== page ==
"Now that is immature. You are a grown man, and a father. I might not want a man that glares at his children just because they exist!" Tears came to her eyes. "I'm also not the sole reason we keep having children! I think you must have learned that in biology class." Samara grabbed the babies, the twins and Daisy following close behind. They walked into the kitchen.
With the slam of the door, Archie went right back outside. He didn't know he was also slamming the door to his heart, locking nasty feelings of guilt and betrayal inside.
Like everything else they did in life, Samara and Archie filed for a divorce too soon. They should have realized that love should always be a choice, not always a feeling. They should have learned to love each other, to not provoke anger, and to help each other achieve their dreams, not let one get away with one while the other is stuck at home or vice versa. They split the children. Samara went to live at her mothers house with the twins and Ann, and Archie took Luna and Daisy and started a comic book museum. It was thriving for a year, then died down.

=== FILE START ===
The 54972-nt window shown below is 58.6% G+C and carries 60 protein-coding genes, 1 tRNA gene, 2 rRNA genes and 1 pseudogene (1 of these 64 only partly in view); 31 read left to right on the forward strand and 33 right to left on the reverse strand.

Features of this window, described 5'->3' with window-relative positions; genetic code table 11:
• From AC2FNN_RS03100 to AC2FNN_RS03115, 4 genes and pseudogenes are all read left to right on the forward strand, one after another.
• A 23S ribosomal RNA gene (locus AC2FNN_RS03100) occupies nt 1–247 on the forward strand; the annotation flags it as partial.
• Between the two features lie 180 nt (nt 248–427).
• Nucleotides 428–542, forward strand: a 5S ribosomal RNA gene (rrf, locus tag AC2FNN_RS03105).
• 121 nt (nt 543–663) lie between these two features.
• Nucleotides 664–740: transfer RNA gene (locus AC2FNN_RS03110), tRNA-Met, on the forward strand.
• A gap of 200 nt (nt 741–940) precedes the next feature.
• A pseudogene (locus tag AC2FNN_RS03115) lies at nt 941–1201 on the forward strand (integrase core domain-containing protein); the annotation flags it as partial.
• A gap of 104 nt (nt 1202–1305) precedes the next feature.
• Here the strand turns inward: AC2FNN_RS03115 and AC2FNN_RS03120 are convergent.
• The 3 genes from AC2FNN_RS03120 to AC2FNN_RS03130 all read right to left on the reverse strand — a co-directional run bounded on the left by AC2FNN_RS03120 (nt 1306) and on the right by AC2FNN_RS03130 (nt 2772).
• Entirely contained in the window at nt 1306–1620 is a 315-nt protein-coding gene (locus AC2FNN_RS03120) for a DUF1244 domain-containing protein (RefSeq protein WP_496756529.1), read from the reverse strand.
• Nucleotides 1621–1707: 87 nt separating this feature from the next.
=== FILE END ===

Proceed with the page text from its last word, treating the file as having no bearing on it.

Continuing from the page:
They were both right to a degree.
Samara got married again to a wonderful man at the age of thirty after much careful thought. By then the twins were ten and Ann was seven.
Archie never got married but moved to Japan at the age of forty. By then both children were moved out of his home and had gotten back in contact with their mother. Samara and Archie never met again.
You never know the things that will tear your life apart. It might be as simple as a comic book. Keep a watch out and above all, love. Even in the midst of conflict: love. Don't try to cut each other down, for that will eventually lead to cutting each other out, and cutting your heart into pieces.